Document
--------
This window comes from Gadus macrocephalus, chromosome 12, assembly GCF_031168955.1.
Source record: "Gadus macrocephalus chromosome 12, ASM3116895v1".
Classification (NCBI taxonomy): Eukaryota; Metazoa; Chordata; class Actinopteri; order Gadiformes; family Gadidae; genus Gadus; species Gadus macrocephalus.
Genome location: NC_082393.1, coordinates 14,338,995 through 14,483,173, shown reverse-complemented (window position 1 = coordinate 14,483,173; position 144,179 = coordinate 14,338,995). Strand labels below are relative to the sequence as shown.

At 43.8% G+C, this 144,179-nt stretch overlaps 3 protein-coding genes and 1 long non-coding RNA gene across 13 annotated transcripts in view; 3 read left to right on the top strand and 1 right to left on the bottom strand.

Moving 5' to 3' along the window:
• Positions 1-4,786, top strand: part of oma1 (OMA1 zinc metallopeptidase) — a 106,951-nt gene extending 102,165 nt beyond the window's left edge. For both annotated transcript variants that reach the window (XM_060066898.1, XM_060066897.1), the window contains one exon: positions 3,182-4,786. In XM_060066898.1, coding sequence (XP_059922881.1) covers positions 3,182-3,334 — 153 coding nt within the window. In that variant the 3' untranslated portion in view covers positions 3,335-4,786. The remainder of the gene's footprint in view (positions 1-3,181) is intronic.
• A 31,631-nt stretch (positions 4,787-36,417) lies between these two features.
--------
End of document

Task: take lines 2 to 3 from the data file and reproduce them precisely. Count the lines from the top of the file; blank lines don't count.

Source record: "Gadus macrocephalus chromosome 12, ASM3116895v1".
Classification (NCBI taxonomy): Eukaryota; Metazoa; Chordata; class Actinopteri; order Gadiformes; family Gadidae; genus Gadus; species Gadus macrocephalus.